READING TIME: 4 MIN
In twenty-three years, we have experienced moments of joy and of relief. Likewise, we’ve known the terror that accompanied the dehydration and surgeries and the tumor on her skull. But sometimes there’s a quieter fear, a dread like a prickle on the scalp, often signaled by a beep in the night…
This past Thursday, Gabriella had been crabby. Nothing we did soothed her for long, and we were glad to get her into bed in the evening. When we attached her pulse oximeter to her toe, however, her heart rate was elevated. Then she had a seizure.
Gabriella has been experiencing seizures for years, but this one drove her heart rate to the highest level I can ever remember, nearly 170 (although not all of them come at night when we have the pulse oximeter attached). When she came out of it, Lisa took her temperature: no fever. But the pulse ox continued to beep, bringing that worry I’ve often known.
I have an ambivalent relationship with that device, with its white plastic wire and its digital display. It brings back awful memories of sleeping in hospital rooms during prolonged stays.
Even today, we use a baby monitor to track our daughter’s progress through the night. We hear the pulse ox beep when her oxygen dips below 90%, or when her heart rate exceeds 125 or goes under 50, which thankfully, is seldom. The sound it makes when alerted is insidious…beep-be-beep beep beep, beep-be-beep beep beep.
During the early years, it was unnerving to wake up to that clarion. I’d leap out of bed, hurry downstairs, wondering if my pulse was going as fast as hers. Upon reaching her room, the first thing I would do was to push the button to suppress the sound for the next two minutes. Sometimes the beeping was alerting us to something of concern. Just as frequently, it seemed, the small ring around her toe (it looks like an old-fashioned Band-Aid) has come loose or the connection skipped a beat. And when she sleeps, Gabriella’s heart rate often goes below 50. As a result, several times a week, I reset the lower limit to 45 to restore silence.
It can be easy to become complacent, and more so when you want it to be a mechanical failure or an excess of calm. But sometimes, it’s not so.
On Friday morning, her skin became warm. With her fever, she grew lethargic. We attached the pulse ox during the day, which was unusual, and found her heart rate peaking at over 150. The nurse listened to her lungs and said she thought they sounded junky. But if she was congested, why was her oxygen level so strong?
Lisa consulted Gabriella’s doctor and got a prescription for an antibiotic, plus we gave her Tylenol. I sat alongside the pulse oximeter, poking my thumb at the button every time it sounded, trying to get it before the first beep bloomed into that horrid sequence.
We alternated being on-call for two-hour increments. That night was stable, but I awoke at 7 a.m. to the beep-be-beep beep beep-ing. My first thought was that her heart rate had fallen once more under 50. But when I pressed my thumb to silence the pulse ox, I found that her oxygen level had dropped to 89, then 88. Most mornings, the beeping is enough to wake her, but she slept on. Her forehead was warm again, so I put a Tylenol caplet in a syringe with water to dilute it for delivery through her G-tube.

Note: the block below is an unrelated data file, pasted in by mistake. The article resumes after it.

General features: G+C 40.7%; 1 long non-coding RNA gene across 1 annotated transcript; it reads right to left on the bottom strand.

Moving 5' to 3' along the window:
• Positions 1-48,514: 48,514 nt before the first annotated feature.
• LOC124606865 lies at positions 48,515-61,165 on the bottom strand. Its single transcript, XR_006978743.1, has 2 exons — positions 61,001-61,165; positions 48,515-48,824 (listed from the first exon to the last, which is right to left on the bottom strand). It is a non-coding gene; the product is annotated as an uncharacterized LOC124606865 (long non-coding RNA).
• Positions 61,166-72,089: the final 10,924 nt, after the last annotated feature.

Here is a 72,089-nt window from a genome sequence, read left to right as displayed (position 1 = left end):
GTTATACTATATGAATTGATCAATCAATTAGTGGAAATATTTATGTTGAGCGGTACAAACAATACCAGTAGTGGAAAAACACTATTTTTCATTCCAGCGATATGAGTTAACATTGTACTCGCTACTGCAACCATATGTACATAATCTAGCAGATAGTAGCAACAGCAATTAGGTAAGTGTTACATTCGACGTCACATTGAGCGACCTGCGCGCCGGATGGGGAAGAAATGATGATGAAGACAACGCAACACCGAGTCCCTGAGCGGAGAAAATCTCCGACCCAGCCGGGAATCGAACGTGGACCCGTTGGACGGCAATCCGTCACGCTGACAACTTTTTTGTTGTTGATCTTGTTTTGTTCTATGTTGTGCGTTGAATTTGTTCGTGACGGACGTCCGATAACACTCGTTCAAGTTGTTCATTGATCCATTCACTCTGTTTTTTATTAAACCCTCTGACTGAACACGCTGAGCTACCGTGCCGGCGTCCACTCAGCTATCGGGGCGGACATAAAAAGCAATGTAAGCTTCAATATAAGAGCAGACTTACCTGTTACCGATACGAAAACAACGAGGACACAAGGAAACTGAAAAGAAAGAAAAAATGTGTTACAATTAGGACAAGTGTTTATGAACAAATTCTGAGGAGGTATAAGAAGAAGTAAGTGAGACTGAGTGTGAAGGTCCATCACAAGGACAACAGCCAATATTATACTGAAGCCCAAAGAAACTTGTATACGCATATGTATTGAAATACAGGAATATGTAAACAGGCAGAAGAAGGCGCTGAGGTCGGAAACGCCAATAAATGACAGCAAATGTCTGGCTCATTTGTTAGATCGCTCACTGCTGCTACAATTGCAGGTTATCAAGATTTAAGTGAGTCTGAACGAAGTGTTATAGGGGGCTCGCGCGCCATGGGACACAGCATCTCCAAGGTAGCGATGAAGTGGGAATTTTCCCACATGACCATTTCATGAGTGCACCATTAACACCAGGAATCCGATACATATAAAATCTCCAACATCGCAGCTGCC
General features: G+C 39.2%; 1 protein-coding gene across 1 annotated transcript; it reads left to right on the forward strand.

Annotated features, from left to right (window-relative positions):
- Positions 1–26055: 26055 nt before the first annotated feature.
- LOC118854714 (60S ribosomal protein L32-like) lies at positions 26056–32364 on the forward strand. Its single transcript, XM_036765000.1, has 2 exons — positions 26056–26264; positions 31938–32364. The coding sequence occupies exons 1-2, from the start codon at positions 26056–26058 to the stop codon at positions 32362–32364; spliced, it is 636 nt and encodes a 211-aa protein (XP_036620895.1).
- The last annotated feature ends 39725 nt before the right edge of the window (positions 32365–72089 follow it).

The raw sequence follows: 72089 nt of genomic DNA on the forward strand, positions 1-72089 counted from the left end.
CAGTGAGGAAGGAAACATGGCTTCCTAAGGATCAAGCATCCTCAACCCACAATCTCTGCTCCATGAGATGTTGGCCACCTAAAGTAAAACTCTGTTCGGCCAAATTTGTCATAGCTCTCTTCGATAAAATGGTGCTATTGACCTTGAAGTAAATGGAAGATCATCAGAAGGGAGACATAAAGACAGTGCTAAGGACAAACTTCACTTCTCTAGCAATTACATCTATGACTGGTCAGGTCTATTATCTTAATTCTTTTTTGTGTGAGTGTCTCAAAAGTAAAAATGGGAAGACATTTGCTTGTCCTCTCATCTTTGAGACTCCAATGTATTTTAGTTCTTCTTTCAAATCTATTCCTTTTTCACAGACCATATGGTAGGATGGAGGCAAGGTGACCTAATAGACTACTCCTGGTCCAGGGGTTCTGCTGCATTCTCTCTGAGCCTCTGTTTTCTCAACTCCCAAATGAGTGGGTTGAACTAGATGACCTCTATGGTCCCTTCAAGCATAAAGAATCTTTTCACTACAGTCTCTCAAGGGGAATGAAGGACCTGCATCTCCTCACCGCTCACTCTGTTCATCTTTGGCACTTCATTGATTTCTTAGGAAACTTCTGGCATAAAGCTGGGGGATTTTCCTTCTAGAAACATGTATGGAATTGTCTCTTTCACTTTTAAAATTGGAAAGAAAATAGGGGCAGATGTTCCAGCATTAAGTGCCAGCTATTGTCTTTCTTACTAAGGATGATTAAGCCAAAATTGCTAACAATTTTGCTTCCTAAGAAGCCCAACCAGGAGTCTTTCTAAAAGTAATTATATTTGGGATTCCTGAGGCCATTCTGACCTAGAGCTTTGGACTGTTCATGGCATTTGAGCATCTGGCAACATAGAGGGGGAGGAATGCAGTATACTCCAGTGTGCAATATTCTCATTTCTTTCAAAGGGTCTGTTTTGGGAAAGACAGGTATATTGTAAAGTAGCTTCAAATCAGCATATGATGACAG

I waited in the shadows, leaning over to push the button every two minutes. The numbers became depressed: 86, 85, 83, 80, and down into the 70s. This was during my shift and I wanted to let Lisa catch up on rest, so I tried rewrapping the toe-ring and got immediate gratification, with the oxygen level soaring to 94. But it soon slipped back into the 80s and then to 75. I flipped her to her other side, but that didn’t help either.
I wondered if I would need to haul out the oxygen concentrator, a rolling piece of equipment that has always intimidated me, and not least because its use often heralds a trip to the hospital. But with first light, things normalized.
As the day progressed, we held our breath and wondered. Whether the fever would persist. Whether she would suffer more seizures. And whether more beeping in the night would bring another round of dread.
Saturday was much like Friday. In no particular order, Gabriella spiked a fever, we administered Tylenol and the antibiotic, she cooled down, she got an extra breathing treatment, her heart rate normalized. By bedtime, she seemed better.
Again, we traded off that night. When I woke for my shift, I heard a great rumbling. Gabriella’s oxygen had fallen and, after trying chest PT and flipping her from side to side, Lisa had set up the O2 concentrator. The growling-wheezing sound brought a new round of anxiety, but even that didn’t drown out the beeping.
Sunday was a lot like the prior two days. With three doses of the antibiotic down, Gabriella seemed to be better by bedtime, then things slipped again. This time we didn’t hesitate long before setting up the concentrator, facing another night of lousy, interrupted sleep. By Monday morning, she was cheerful, trying to encourage us despite a low-grade fever.
Once more the day held new promise. And yet I know that when darkness falls, I will feel that familiar dread, my subconscious mind alert. Awaiting those things that go beep in the night.